Sunday’s Scripture readings are a great reality check for those who tend to see religion in very exclusive terms. Christians, Jews, Hindus and Muslims all have adherents that claim they and they alone are the true devotees of God, and therefore have a secure place in heaven.
For some Christians and Jews, “being saved” means, “I’ve obeyed all the rules and regulations and I worship on the Sabbath. That’s why I am 100% sure I will be in heaven.” Everyone else is quite simply “not saved,” and is on the outside looking in.
This weekend you’ll hear Isaiah, Paul and Jesus all say in one way or another “not so!” There’s a lot more to “being saved” than just obedience and showing up at weekend services. Jesus clearly states that no one, no matter who they are, has an absolute guarantee of being saved, of being accepted by God. No one is saved by claiming identity with a particular group or by carrying a particular name tag.
What Jesus offers to us instead is a narrow door. To be “saved” means to live and to die in a close loving relationship with God and with others. It is to share the vision of life that Jesus offered to us. It’s that simple, and that difficult. It’s an awful lot of work.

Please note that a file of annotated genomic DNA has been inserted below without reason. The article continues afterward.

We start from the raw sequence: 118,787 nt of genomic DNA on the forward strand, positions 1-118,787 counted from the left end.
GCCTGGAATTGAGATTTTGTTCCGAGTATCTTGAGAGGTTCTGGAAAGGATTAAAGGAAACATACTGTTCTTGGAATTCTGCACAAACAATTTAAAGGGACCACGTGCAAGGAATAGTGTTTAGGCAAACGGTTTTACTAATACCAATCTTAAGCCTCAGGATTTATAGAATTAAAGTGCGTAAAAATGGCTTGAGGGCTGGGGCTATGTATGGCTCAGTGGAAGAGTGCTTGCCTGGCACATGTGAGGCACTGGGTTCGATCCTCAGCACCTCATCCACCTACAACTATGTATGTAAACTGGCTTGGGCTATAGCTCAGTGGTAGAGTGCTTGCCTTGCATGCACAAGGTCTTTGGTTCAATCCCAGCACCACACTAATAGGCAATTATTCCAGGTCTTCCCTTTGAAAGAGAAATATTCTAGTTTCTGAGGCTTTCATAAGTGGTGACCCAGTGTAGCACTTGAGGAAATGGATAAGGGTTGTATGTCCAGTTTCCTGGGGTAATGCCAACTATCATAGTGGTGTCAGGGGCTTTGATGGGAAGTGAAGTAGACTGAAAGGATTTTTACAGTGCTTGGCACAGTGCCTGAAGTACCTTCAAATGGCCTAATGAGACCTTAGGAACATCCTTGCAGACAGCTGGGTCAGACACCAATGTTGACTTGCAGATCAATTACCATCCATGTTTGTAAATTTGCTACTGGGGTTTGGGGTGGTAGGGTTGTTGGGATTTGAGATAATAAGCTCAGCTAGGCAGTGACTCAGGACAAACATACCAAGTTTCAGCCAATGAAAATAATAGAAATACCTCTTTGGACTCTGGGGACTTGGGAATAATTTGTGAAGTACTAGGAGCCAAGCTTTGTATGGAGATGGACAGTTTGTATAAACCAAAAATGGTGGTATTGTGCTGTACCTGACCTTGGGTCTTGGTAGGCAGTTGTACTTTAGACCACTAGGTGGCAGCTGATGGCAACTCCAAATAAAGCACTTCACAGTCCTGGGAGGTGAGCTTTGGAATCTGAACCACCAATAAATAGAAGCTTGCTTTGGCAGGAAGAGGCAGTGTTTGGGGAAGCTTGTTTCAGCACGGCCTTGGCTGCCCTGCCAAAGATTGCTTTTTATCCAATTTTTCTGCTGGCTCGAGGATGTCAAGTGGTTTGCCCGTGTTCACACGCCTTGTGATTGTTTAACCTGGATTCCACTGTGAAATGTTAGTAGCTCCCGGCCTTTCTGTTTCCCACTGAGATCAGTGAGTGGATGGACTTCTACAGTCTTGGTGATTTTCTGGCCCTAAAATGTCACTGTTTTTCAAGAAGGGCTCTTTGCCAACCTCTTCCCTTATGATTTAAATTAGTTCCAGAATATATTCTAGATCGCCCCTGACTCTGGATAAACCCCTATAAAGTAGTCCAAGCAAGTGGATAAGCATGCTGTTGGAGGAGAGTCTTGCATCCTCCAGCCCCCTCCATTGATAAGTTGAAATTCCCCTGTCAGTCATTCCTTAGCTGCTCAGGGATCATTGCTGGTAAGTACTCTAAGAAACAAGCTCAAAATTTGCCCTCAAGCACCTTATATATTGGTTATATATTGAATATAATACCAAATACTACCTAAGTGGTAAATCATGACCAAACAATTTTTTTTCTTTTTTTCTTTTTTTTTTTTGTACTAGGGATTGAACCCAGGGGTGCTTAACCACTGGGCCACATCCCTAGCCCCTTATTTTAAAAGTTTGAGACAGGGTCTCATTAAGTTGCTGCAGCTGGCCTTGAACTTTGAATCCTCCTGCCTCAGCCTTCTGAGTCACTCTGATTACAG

When we do come face to face with God – and hopefully we will – we may be surprised at who is not there. We may even be more surprised at those who are there: people we regarded as “pagans” (Buddhists, Hindus, Muslims), agnostics, even atheists, people who are “different” (homosexuals, people of color, the dregs of society).
Some of these people may in fact end up being in the Kingdom; because whatever labels we gave them here on earth, at their heart, they were loving, caring and sharing people – people who lived their lives for others just as Jesus did. These people Jesus will recognize. May the Spirit help us conform to Jesus’ way of life so that the Father will recognize us.
Love deeply, pray faithfully, in all things be joyfully grateful!
Fr. Herb, C.S.C.